Cope[edit]

Publications[edit]

Consulates[edit]

Go next[edit]

  • Amelia Island - A beautiful island about an hour north of Jacksonville along FL-A1A, it is home to upscale houses, and the Amelia Island Plantation. In the 17th and 18th centuries, Amelia Island was used as a pirate base for raids on Spanish shipping. Known as the Isle of Eight Flags, it is the only location in the United States to have been under the allegiance of eight different nations.
  • Olustee Battlefield - About an hour's drive west along I-10 in Olustee is the Olustee Battlefield, site of the only Civil War engagement in Florida. The battle is reenacted each February, and is a popular site for Civil War buffs.
  • St. Augustine - Founded by Spanish colonists in 1565, St. Augustine lays claim to being the oldest permanent settlement in the United States. It is about a 45 minute drive south of Jacksonville by I-95, or about an hour taking the more scenic route down FL-A1A. It boasts many fine restaurants and tourist attractions, as well as a unique blend of old world architectural styles inherited from its Spanish and British masters. The fort, the old city, the Flagler Museum, St. George's Street, the St. Augustine Lighthouse, and the Bridge of Lions are all recommended.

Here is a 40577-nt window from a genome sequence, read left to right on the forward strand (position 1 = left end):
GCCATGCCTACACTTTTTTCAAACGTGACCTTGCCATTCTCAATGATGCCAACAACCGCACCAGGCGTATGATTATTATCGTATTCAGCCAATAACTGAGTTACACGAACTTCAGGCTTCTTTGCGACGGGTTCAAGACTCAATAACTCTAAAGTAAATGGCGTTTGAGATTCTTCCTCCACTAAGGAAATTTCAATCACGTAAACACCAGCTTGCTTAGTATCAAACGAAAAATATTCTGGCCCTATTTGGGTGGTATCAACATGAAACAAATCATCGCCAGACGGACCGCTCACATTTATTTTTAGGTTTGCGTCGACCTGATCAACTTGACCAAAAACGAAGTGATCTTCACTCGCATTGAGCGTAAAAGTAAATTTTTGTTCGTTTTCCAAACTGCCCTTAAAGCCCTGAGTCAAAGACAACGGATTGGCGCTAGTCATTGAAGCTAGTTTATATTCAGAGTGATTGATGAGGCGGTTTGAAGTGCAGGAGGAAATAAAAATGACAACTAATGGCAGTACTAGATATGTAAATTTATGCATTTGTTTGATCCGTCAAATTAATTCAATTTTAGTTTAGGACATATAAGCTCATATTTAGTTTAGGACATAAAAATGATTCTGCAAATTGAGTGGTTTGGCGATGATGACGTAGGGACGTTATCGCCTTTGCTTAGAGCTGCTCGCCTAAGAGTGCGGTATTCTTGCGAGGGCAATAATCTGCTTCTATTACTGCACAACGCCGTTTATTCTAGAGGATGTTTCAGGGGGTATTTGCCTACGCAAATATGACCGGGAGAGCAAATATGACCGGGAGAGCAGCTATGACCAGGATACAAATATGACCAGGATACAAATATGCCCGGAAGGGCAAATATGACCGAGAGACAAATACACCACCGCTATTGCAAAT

Routes through Jacksonville
TallahasseeOsceola Nat'l Forest  W I-10.svg E  Ends at I-95.svg
SavannahBrunswick  N I-95.svg S  St. AugustineDaytona Beach
AugustaCallahan  N US 1.svg S  St. AugustineDaytona Beach
SavannahBrunswick  N US 17.svg S  Orange ParkOrlando
MaconCallahan  N US 23.svg S  END
TallahasseeOsceola Nat'l Forest  W US 90.svg E  Jacksonville BeachEnds at Florida A1A.svg
CallahanAmelia Island  N Florida A1A.svg S  Neptune BeachDaytona Beach
Savannah ← Jesup, GA ←  N Amtrak logo.svg S  PalatkaOrlando


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This city travel guide to Jacksonville is a usable article. It has information on how to get there and on restaurants and hotels. An adventurous person could use this article, but please feel free to improve it by editing the page